Legacy. We all want to leave one behind. And that's what this week's episode of "Amazing America with Sarah Palin" is all about.
"What better way to do so than master an old family tradition and craft, make it better, and pass that along to our children?" Sarah asks.
Amen. In my family, this tradition and craft is alcohol. We're getting pretty good at it. My grandparents and their friends in Fairbanks used to drink VO and water. My parents and their siblings put away two handles of Jameson the night before my wedding. And my brother and I came of age on craft beers. I assume when our kids get older they'll be doing cyber shots out of intergalactic space capsules.
The first family we meet on "Amazing America" isn't passing down liquor, though; they make guns for lefties. This is, of course, a population among which our hostess has occasionally generated some angst, and at first I'm impressed at Sarah's ability to rise above and reach across the aisle to commune with her fellow gun enthusiasts of a different political persuasion.
As it turns out, though, these aren't guns for Democrats. They're for left-handers. (Some of whom certainly may be Democrats.)
Stag Arms founder Mark Malkowski claims to have introduced the world's first truly left-handed AR-15. He isn't a lefty himself (at least, he's not left handed; I don't know how he votes), but he is left eye dominant, which is what led to his reinvention of the family gun manufacturing business.
At this point, I'm more excited than field host Benny Spies. You see, I am myself left eye dominant, and I shoot left-handed, although in most things I'm a righty (the kind who writes with her right hand, not the kind with a Gadsden flag bumper sticker). I'm convinced it's the reason that when we were kids, while my brother never used to have problems shooting our Glock, I constantly found myself getting dinged in the head by shell casings -- a problem our father accused me of fabricating until the day I showed him the lump on my forehead left by a particularly aggressive piece of brass.
To be perfectly honest, if my dad happens to read this, he'll almost certainly call me to disavow all memory of this incident. Actually, no. He'll probably post it on Facebook and publicly brand me a liar.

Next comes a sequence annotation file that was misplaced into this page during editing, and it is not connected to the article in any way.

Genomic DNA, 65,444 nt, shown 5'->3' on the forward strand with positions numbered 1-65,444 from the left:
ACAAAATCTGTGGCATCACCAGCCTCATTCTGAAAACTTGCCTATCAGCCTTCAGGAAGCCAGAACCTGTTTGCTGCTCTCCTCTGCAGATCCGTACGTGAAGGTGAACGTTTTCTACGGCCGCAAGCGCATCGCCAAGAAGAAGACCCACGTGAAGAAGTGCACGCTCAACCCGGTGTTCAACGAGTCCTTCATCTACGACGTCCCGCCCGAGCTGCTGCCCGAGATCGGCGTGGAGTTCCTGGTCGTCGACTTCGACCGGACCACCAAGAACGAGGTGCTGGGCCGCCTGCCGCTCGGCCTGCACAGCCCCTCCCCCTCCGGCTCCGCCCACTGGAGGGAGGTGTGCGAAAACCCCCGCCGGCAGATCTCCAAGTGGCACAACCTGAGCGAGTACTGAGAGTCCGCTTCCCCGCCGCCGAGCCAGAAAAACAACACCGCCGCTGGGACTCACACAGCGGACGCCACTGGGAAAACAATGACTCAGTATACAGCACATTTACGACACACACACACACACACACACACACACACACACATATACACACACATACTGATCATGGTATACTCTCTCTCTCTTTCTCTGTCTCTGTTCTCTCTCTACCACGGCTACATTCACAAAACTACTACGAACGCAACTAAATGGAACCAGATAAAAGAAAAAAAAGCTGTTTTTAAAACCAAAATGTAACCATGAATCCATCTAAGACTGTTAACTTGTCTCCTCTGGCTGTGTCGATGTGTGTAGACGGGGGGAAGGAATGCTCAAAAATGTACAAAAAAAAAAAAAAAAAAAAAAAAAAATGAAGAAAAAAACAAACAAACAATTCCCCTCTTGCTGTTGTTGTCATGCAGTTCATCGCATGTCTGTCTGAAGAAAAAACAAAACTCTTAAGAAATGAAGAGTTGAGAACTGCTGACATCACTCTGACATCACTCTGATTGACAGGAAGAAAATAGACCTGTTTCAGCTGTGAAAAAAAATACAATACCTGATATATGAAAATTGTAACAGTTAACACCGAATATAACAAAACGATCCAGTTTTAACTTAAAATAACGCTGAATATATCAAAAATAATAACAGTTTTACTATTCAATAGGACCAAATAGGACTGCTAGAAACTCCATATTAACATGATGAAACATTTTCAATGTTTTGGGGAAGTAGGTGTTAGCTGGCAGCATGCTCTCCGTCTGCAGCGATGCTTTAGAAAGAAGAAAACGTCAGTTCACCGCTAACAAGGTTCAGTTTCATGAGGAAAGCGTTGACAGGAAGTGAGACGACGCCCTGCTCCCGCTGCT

Maybe the family tradition isn't cocktails after all. Maybe it's affectionate trash-talking.
Back to Stag Arms, where we see what Sarah calls "American ingenuity at its finest" in what Sarah refers to as "Gun Valley," which is a place you might better know as "Connecticut."
As you probably are aware, an AR-15 ejects shells to the right, which is no problemo if you shoot right-handed. But if you're a lefty (the kind who has a dominant left hand, not the kind who signs petitions to ban automatic weapons), that's where your face goes. And as I've been saying off and on for more than 20 years now, DAD, a face full of hot brass is no fun.
Stag Arms manufactures (amazing!) American AR-15 parts using (amazing!) American-made components. Benny (who is no Jerry Carroll, but who is adorable nonetheless, showing off his skinny arm muscles) gets walked through the process of building the upper half for his own rifle, then heads out to the range, where he brags about getting ready to show off his shooting skills and then bumps his head on the liftgate of a station wagon. Oh, and uses the phrase "Let it rip, potato chip," which I plan to work into conversation at least once in the next week.
(It's worth nothing that Stag Arms also advertises on The Sportsman Channel, a spot featuring a CGI deer with shiny steel antlers, which must be seen to be appreciated.)
"In this great nation of ours, we are only limited by our imagination and determination," Sarah says, closing out the segment, and while I admire the sentiment, I call shenanigans. I can say from experience that we are also limited by the laws of physics and thermodynamics.
In the show's second segment, field host Mark Christopher Lawrence heads to Tennessee to meet Tom and Rick Mohr, the father-and-son team behind Mohr Knives.
That's right. Field host, comedian, farmer and my long-lost favorite uncle Jerry Carroll is nowhere to be seen in this episode. But that omission is quickly forgiven when Tom Mohr drives an ever-lovin' knife into the passenger side panel of an ever-lovin' truck. Right into the metal. And slices open his finger! And gets sent to the hospital for stitches.
There's a lesson there, kids: See what showing off gets you? (An awesome story about getting to see your own blood on national TV, that's what.)
Rick then takes over the tour, showing Mark to the junk pile, where they forage for knife-making supplies. They pick out an old leaf spring and cut, forge and polish until Mark has something vaguely approximating a knife blade. "Tricky Rick" steps in to take Mark's blade the rest of the way. Happily, no one else goes to the emergency room, and Tom returns just in time to harden off Mark's blade, shrugging off his stitches: "She only gave me four."
After some polishing and sharpening, Mark shows off his new blade by using it to shave the hair off his wrist.
"This is amazing, America," he says. Indeed.
No one lost a finger, so the group celebrates with a friendly session of hatchet-throwing behind the Mohrs' workshop. I'm a little disappointed this isn't a legacy that's been passed down in my family; it would go nicely with our family traditions of oversized bonfires and lighting things on fire to see if they'll explode.
After all, in our amazing America, we're only limited by imagination, determination -- and the laws of thermodynamics.